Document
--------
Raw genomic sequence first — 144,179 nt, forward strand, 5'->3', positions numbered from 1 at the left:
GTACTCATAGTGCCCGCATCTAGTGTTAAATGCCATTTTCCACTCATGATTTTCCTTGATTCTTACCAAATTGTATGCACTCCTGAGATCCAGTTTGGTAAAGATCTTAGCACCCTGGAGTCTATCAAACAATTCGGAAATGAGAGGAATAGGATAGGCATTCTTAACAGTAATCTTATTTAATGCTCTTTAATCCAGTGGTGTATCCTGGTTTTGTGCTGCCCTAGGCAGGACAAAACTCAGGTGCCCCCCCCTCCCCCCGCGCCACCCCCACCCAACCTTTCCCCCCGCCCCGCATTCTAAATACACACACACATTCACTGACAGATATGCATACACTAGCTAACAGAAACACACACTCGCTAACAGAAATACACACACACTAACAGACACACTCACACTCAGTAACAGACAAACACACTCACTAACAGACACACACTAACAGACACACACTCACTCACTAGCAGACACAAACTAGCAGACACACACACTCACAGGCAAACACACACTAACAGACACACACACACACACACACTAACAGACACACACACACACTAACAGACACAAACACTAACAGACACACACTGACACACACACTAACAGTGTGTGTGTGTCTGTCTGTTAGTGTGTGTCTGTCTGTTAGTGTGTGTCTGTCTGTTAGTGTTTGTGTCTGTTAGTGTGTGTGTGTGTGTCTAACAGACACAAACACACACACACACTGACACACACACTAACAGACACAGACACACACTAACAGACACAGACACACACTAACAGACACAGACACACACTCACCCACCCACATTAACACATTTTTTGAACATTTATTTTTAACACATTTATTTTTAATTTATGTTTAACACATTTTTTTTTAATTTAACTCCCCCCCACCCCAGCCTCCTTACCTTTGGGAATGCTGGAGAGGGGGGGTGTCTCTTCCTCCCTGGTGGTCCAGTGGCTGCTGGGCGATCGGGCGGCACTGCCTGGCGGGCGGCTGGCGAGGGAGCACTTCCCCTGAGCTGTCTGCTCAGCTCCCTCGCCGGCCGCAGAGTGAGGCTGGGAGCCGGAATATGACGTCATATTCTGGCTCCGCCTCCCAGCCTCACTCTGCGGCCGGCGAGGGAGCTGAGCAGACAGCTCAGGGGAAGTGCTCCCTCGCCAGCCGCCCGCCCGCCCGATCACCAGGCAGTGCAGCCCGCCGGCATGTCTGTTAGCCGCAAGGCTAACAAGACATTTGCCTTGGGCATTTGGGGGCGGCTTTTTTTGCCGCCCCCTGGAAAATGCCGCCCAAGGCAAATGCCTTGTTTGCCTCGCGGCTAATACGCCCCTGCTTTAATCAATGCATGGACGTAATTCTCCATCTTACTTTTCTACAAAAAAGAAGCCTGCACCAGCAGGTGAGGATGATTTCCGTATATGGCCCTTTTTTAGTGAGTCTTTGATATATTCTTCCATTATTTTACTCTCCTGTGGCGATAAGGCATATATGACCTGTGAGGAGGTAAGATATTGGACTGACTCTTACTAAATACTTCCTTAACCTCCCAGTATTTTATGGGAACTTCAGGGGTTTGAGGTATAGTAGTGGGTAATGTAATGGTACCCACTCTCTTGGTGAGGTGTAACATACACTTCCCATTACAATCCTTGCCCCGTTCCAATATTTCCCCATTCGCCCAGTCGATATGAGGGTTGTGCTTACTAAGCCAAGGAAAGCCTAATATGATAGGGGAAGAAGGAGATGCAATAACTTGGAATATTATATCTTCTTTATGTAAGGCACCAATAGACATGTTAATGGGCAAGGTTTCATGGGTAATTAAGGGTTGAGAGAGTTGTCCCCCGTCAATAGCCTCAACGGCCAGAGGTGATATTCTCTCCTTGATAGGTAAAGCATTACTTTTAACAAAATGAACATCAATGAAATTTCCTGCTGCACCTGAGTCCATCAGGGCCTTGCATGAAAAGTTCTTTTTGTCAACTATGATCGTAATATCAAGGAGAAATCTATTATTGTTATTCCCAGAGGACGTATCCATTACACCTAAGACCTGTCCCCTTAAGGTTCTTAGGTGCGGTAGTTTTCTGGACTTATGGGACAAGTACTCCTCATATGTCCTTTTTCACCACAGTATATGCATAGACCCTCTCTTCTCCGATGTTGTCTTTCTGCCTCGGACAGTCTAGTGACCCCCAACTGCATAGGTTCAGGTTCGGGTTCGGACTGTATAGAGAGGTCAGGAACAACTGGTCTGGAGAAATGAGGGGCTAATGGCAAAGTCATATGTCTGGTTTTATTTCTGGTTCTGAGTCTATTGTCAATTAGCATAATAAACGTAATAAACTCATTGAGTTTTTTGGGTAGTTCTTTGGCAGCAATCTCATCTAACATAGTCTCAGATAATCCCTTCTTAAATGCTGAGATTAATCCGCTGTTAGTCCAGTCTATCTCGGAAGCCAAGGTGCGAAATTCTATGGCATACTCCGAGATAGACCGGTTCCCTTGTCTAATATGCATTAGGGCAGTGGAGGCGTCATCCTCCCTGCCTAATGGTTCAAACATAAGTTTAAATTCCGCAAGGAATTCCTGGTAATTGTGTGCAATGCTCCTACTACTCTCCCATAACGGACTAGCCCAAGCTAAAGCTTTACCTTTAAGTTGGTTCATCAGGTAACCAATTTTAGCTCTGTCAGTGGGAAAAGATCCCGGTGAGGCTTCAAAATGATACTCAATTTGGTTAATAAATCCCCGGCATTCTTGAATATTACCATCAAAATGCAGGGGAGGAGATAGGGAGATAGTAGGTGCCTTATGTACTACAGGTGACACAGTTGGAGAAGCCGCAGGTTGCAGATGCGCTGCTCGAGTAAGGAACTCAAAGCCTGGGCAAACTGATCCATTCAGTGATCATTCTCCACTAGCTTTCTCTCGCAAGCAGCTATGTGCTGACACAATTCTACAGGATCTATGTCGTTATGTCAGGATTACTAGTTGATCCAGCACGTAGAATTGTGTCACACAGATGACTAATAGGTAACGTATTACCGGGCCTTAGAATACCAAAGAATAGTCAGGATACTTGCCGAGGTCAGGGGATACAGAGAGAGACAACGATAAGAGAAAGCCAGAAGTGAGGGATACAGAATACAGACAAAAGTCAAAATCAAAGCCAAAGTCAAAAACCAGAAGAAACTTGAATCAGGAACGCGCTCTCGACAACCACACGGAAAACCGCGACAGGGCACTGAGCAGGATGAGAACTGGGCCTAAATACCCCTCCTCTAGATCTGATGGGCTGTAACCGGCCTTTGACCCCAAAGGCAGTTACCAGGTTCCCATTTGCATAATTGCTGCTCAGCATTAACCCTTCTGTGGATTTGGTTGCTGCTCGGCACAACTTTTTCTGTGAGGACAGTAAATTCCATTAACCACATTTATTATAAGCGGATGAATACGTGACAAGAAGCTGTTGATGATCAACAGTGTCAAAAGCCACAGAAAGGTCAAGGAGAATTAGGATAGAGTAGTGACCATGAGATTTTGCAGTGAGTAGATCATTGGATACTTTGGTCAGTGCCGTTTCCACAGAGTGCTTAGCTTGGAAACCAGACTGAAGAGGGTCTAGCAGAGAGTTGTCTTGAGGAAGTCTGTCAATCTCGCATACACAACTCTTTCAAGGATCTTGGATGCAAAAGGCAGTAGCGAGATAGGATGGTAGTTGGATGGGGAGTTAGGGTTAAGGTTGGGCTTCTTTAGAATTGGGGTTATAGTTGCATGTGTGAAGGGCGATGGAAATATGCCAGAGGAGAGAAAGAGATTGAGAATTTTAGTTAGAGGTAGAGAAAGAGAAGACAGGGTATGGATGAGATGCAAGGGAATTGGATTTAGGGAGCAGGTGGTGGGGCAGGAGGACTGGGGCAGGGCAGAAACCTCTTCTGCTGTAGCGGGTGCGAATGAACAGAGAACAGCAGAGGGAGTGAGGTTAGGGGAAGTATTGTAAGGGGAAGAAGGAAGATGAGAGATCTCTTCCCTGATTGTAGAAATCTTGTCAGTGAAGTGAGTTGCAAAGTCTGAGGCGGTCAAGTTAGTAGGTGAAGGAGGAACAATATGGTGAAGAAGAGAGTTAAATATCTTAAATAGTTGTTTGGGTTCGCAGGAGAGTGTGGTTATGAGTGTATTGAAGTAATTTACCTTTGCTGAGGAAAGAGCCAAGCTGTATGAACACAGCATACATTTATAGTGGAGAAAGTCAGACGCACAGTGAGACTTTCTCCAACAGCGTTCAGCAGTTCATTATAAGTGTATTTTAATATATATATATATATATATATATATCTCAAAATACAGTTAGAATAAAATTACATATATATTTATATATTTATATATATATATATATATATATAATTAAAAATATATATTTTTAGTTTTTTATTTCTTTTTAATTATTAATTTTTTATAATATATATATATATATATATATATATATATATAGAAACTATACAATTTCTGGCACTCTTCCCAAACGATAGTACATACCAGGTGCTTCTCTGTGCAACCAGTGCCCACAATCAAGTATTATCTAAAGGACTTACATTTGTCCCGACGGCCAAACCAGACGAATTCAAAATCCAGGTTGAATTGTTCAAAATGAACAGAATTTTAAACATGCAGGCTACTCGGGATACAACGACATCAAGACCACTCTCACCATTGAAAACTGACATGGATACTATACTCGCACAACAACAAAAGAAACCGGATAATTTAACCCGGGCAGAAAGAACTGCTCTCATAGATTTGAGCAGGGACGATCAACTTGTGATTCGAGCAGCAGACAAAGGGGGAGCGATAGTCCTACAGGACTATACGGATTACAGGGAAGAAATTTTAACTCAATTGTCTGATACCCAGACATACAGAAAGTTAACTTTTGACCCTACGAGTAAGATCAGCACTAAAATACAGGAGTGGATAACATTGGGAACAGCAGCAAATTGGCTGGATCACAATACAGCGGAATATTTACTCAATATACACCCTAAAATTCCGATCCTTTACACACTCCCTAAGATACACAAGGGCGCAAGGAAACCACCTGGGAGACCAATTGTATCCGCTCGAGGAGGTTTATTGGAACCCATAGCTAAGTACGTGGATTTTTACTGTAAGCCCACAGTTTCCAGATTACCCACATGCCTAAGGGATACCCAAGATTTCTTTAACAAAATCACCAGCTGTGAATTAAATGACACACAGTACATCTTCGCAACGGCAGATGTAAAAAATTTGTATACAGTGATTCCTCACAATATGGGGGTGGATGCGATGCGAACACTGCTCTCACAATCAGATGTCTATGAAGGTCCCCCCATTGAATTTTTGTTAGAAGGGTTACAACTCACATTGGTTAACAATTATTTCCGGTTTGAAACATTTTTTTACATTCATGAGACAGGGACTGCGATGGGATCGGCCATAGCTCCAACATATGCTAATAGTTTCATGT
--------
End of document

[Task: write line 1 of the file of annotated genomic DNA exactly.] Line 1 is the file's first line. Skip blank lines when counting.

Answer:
Raw genomic sequence first — 144,179 nt, forward strand, 5'->3', positions numbered from 1 at the left: